By Micah L. Sifry, from Personal Democracy Forum
While most of the country's attention is focused on the transition underway in Washington, another vitally important transition is taking place right now in Chicago. I'm referring, of course, to the future of the Obama movement and network, or what some organizers refer to as "OFA2" (as in, Obama for America II). Thanks to reporting by Peter Wallsten in the Los Angeles Times, we know that "This weekend, hundreds of field staffers and some key volunteers are planning a marathon closed-door summit at a Chicago hotel to begin negotiating details of what the network might look like when Obama takes office in January. A group of field organizers from battleground states has been enlisted to draw up a plan."
What exactly is going on? The Obama people are saying very little. For a team that has been refreshingly open about the transition in Washington--not only posting an extensive list of transition staffers and donors but inviting public comments on top issues like health care and the economy, letting everyone see those comments and rate their value, beginning to engage in open dialogue via YouTube and mass conference calls and community discussions, posting the names of the outside groups lobbying the transition as well as the text of their position papers, asking for comments on same--the transition to OFA2, which seems to be de facto centered in Chicago, has been a totally top-down, one-way affair.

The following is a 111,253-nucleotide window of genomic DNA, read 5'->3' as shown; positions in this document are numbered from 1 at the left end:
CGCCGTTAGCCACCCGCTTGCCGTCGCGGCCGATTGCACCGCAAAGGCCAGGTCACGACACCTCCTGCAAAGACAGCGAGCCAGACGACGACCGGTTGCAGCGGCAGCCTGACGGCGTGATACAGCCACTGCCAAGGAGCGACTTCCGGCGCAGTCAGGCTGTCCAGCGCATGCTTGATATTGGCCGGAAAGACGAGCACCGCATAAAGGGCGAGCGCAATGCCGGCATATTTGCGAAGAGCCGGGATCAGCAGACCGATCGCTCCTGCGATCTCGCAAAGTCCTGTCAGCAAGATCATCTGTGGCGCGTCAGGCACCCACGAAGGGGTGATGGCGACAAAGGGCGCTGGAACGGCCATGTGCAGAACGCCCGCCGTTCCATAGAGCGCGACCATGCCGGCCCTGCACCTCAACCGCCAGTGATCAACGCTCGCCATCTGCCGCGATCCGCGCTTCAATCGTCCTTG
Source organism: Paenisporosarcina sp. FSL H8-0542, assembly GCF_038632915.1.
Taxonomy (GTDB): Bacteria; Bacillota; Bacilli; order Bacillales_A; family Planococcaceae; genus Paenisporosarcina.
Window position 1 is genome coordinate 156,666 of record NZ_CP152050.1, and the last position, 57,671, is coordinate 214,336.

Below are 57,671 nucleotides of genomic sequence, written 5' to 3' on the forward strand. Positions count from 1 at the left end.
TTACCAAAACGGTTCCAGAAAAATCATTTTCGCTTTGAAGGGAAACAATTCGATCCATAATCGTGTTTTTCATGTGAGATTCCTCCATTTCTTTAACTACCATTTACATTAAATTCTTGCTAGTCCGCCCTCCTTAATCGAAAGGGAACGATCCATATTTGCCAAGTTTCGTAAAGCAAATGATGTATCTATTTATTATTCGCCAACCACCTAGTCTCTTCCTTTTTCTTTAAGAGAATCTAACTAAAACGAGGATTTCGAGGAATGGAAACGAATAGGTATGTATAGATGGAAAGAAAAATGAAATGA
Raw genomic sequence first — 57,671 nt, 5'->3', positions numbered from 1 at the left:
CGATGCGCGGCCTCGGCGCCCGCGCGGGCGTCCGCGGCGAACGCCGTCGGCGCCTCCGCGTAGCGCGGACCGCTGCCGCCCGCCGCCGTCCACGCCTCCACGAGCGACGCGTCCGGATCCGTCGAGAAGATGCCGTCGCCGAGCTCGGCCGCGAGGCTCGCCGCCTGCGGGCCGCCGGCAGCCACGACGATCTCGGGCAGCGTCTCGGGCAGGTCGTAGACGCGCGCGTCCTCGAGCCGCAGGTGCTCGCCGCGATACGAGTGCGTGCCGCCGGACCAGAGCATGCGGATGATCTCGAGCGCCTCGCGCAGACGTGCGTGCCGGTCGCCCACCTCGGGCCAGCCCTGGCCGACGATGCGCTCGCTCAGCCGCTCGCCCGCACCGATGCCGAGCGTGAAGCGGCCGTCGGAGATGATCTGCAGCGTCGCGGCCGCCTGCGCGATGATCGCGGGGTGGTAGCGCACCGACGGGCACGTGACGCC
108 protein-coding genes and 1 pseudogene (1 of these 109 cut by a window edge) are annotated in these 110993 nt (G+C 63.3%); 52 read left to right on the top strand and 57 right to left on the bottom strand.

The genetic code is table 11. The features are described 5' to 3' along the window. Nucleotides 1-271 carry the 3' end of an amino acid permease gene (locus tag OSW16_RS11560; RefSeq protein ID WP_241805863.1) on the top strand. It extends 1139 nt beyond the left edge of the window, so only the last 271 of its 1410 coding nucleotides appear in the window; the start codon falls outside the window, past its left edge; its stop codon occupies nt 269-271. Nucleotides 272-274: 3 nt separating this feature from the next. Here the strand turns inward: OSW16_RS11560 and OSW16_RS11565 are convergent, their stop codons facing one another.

Yes, the Obama political team has been asking for input from its supporters about the future of OFA2. BarackObama.com features a big online "supporter survey" and the campaign (I guess that's what we still have to call it) has urged supporters to schedule local "Change is Coming" house parties for the weekend of December 13-14. "These meetings offer supporters a chance to reconnect with one another and talk about the issues that are most important to them," says Obama staffer Christopher Hass, "as well as an opportunity to discuss what they can do to support Barack's agenda and how they can continue to make an impact in their own communities....Your input, through the online surveys and through these upcoming house meetings, will help guide the future of this grassroots movement."
But what kind of guidance can isolated individuals and disconnected house parties give, other than vague affirmations of the need for "change" and their desire to pitch in?
Full article at the Personal Democracy Forum